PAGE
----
distributive property twice right over here. What is p times 8 plus 1.5p? Well, that's going to be 8p. I'm just multiplying the
p times this stuff first. Plus 1.5p squared. And now let's multiply the
8 times both of these terms. So plus 64 plus-- 8 times
1.5, that is 12-- plus 12p. And that's going to be equal
to-- let's see, let's multiply p times all of this business. So that's going to be equal
to 8p-- 8 times p is 8p-- and let's see, I could
distribute these terms and then multiply by p. So 2 times p is 2p, times p is
2p squared, plus 2p squared. And then 2 times 8
is 16 times p is 16p. So now we have--
well, we essentially end up with a
quadratic equation, but let's simplify
it a little bit so that we can either factor it
or apply the quadratic formula. So let's see, let's subtract
1.5p squared from both sides. So subtract 1.5p squared. Actually, let me
just put everything on the left-hand side
just because that might be a little
bit more intuitive. So let's subtract 2p
squared from both sides. Let's subtract 16p
from both sides. We have an 8p and a
12p, and then we're going to subtract a
16p from both sides. And then, actually, let's
subtract an 8p as well from both sides. We have a 16p and an 8p, so that
actually works out quite well. So now we've subtracted
8p from both sides, 16p from both sides. So we've essentially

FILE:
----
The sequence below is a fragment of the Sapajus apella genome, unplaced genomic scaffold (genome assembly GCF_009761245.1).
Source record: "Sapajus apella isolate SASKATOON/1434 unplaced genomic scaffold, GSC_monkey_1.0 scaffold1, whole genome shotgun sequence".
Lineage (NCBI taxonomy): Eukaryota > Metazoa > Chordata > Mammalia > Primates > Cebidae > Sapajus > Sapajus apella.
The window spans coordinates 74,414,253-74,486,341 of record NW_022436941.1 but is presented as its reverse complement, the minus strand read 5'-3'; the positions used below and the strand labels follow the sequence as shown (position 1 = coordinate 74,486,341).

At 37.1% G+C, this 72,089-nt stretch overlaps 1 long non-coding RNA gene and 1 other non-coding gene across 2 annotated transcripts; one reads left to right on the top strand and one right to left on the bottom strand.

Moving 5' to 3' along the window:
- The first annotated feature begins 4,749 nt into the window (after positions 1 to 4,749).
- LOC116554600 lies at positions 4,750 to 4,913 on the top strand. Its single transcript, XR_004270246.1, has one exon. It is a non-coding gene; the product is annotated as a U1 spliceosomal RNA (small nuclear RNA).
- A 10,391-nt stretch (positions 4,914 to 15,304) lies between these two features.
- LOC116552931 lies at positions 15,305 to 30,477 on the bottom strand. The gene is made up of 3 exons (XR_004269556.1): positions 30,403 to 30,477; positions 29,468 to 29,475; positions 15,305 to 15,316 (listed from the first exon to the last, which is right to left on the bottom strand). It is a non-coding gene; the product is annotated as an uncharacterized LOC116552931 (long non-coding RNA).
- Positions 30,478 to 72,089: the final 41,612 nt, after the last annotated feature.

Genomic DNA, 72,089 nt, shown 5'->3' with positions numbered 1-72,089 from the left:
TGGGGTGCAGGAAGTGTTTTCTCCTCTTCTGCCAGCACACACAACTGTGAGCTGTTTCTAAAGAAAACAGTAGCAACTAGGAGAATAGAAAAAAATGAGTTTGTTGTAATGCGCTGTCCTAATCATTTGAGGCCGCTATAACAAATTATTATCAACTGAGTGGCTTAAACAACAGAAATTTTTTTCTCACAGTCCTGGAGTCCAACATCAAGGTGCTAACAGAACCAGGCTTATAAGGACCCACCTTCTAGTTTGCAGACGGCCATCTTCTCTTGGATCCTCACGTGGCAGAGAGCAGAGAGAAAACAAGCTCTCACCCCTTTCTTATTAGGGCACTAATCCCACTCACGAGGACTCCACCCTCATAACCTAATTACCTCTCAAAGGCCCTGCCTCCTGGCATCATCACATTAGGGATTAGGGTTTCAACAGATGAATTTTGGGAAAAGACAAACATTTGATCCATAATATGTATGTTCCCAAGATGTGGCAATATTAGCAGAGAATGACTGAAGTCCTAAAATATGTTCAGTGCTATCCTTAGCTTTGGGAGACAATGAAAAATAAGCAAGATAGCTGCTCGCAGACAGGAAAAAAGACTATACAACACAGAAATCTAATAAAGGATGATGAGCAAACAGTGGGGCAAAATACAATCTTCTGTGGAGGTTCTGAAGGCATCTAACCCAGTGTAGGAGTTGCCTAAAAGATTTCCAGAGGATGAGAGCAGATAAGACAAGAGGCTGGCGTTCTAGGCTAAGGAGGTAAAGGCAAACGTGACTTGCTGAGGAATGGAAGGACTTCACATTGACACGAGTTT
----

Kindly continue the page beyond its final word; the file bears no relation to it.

subtracted all of this stuff from both sides. And we are left with--
let's see, I'll do it in degree order. 1.5p squared minus 2p squared
is negative 0.5p squared. Now let's see, these cancel out. 12p minus 16p is minus 4p. And then we have plus 64. And then that is going
to be equal to 0. And just to simplify
this a little bit, or just to make this
a little bit cleaner, let's multiply both sides of
this equation by negative 2. I want the coefficient
over here to be 1. So then we get p
squared plus 8p. p squared plus 8p is going
to be equal to-- let's see, negative times negative 2. So minus 128-- is
going to be equal to 0. So let's see if we
can factor this. Can we think of two numbers
where if we take their product, we get negative 128? And if we were to add them
together, we get positive 8. So they're going to
have different signs right over here. So let's see, if we say 12
times-- well, let's see. What numbers could this be? So if we were to think about
128 is the same thing as-- 16, let's see, 16 goes into 128. Let me work through this. 16 goes into 128,
does it go 8 times? 8 times 6 is 48. 8 times 10 is 80,
plus 40 is 128. Yep, it goes 8 times. So 16 and 8 seem to work. So if you have positive
16 and negative 8, their product would
be negative 128. So we can factor this out
as p plus 16 times p minus 8 is equal to 0. Now, this is going to be equal
to 0 if at least one of these is going to be equal to 0. So we have two solutions. Either p plus 16 is going to
be equal to 0, or p minus 8 is equal to 0. This one right over here,
subtract 16 from both sides, you get p is equal
to negative 16. Here, you get p is equal to
8, if you add 8 to both sides. Now, we're talking about
a number of pizzas made. So this one doesn't apply. This would be like
Dominique eating 16 pizzas, or somehow destroying
16 pizzas a day. We're not interested
in that solution. So if we want the solution
to the original question, the number of pizzas she made
before the increase in price, she made 8 pizzas per day. So p right over here
needs to be equal to 8. So before the change in price,
she made 8 pizzas a day. After the change in price,
she made 8 more pizzas a day, or 16 pizzas per day.